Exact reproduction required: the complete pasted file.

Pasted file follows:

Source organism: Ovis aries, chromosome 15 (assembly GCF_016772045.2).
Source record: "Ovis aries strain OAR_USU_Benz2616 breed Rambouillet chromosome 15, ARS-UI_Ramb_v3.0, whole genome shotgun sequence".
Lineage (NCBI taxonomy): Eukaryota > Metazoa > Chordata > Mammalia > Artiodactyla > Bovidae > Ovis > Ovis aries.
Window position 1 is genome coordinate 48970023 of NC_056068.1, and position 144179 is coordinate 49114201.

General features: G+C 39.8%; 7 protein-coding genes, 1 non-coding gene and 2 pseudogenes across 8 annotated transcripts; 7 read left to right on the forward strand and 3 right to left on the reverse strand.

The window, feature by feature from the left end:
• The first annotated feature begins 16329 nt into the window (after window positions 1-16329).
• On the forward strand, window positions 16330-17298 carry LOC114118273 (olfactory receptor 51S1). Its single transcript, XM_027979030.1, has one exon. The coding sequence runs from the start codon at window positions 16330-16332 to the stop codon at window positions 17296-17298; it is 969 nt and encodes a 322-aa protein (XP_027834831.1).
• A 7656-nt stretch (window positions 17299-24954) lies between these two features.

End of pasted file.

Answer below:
Source organism: Ovis aries, chromosome 15 (assembly GCF_016772045.2).
Source record: "Ovis aries strain OAR_USU_Benz2616 breed Rambouillet chromosome 15, ARS-UI_Ramb_v3.0, whole genome shotgun sequence".
Lineage (NCBI taxonomy): Eukaryota > Metazoa > Chordata > Mammalia > Artiodactyla > Bovidae > Ovis > Ovis aries.
Window position 1 is genome coordinate 48970023 of NC_056068.1, and position 144179 is coordinate 49114201.

General features: G+C 39.8%; 7 protein-coding genes, 1 non-coding gene and 2 pseudogenes across 8 annotated transcripts; 7 read left to right on the forward strand and 3 right to left on the reverse strand.

The window, feature by feature from the left end:
• The first annotated feature begins 16329 nt into the window (after window positions 1-16329).
• On the forward strand, window positions 16330-17298 carry LOC114118273 (olfactory receptor 51S1). Its single transcript, XM_027979030.1, has one exon. The coding sequence runs from the start codon at window positions 16330-16332 to the stop codon at window positions 17296-17298; it is 969 nt and encodes a 322-aa protein (XP_027834831.1).
• A 7656-nt stretch (window positions 17299-24954) lies between these two features.